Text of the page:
Education in the Digital Age
Christian B. Ramers, MD, MPH
Assistant Professor / Clinical Advisor
Departments of Medicine (Infectious Diseases) & Global Health,
University of Washington
Medical Director, Northwest AETC ECHO
How do you build HIV workforce capacity with the dual constraints of limited resources and a geographic region that encompasses over 27% of the entire US land mass? It takes more than frequent flyer miles. It takes innovation.
In 2011, the Northwest AIDS Education and Training Center (NW AETC) was one of three organizations funded to develop an AETC Telehealth Training Center Program. We looked to the University of New Mexico Project ECHO model (http://echo.unm.edu) as a framework for developing this HIV telehealth program, given its immense success in bringing high quality specialty care and training to rural and underserved areas. Participants from established ECHO programs in New Mexico and Washington reported greater self-efficacy and less professional isolation, while achieving equivalent clinical outcomes. NW AETC ECHO aims to build the confidence and skills of rural, low-volume health care providers (HCP) and clinics in the Northwest region to provide high quality HIV care to patients. In line with the White House’s National HIV/AIDS Strategy, this program will increase access to care and reduce HIV-related health disparities by supporting HCP to take on HIV care in their rural primary care clinic settings.
Using interactive video, NW AETC ECHO will offer weekly online clinics, providing just-in-time clinical consultation between community providers and a multidisciplinary panel of HIV experts (Infectious Disease, Psychiatry, Family Medicine, Pharmacy, Nursing, Case Management). In each clinic session, HIV experts provide a short clinical HIV update and in-depth case consultations initiated by community clinicians from their community-based panel of HIV patients. Using this model, NW AETC ECHO fosters mentoring relationships between the HIV expert panel and participating HCP, as well as developing a peer learning and support network in the region.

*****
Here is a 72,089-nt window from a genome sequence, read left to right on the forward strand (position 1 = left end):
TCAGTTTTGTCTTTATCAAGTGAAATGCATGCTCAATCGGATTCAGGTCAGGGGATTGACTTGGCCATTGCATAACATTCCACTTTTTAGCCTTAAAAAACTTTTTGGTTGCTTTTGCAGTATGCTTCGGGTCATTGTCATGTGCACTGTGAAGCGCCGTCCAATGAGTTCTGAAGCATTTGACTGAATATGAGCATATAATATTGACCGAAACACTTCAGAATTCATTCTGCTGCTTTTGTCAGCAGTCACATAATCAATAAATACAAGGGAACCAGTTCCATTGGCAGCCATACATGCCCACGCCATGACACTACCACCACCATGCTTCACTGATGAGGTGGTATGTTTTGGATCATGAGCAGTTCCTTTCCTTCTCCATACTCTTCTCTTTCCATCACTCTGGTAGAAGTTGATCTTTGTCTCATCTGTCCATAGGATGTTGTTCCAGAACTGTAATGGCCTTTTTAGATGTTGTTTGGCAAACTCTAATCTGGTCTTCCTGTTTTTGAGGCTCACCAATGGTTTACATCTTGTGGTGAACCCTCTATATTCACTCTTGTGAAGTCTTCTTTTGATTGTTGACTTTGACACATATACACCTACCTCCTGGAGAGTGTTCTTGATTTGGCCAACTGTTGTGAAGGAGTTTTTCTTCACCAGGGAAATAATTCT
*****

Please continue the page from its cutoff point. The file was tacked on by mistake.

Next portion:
With a region that includes Washington, Alaska, Montana, Idaho, and Oregon, the NW AETC serves some of the least populated states in the US. It is predominately a rural and frontier region with few urban areas. Notably, Alaska is larger than the three largest states in the lower US combined, is home to 220 remote villages where primary modes of transportation are small planes and boats, and has a population density of 1.2 persons per square mile. In such a remote region, HIV telehealth resources are a lifeline to HCP and an essential component of the NW AETC’s longitudinal training and mentoring model.
Two other AETC Telehealth Training Center Programs were funded in 2011: Pacific AETC’s HIV Learning Network and the Pennsylvania/MidAtlantic’s Telehealth Appalachia AETC Project. To access further information on these two projects, please visit the NRC AETC Telehealth Training Centers Program page at http://www.aids-ed.org/aidsetc?page=ab-01-15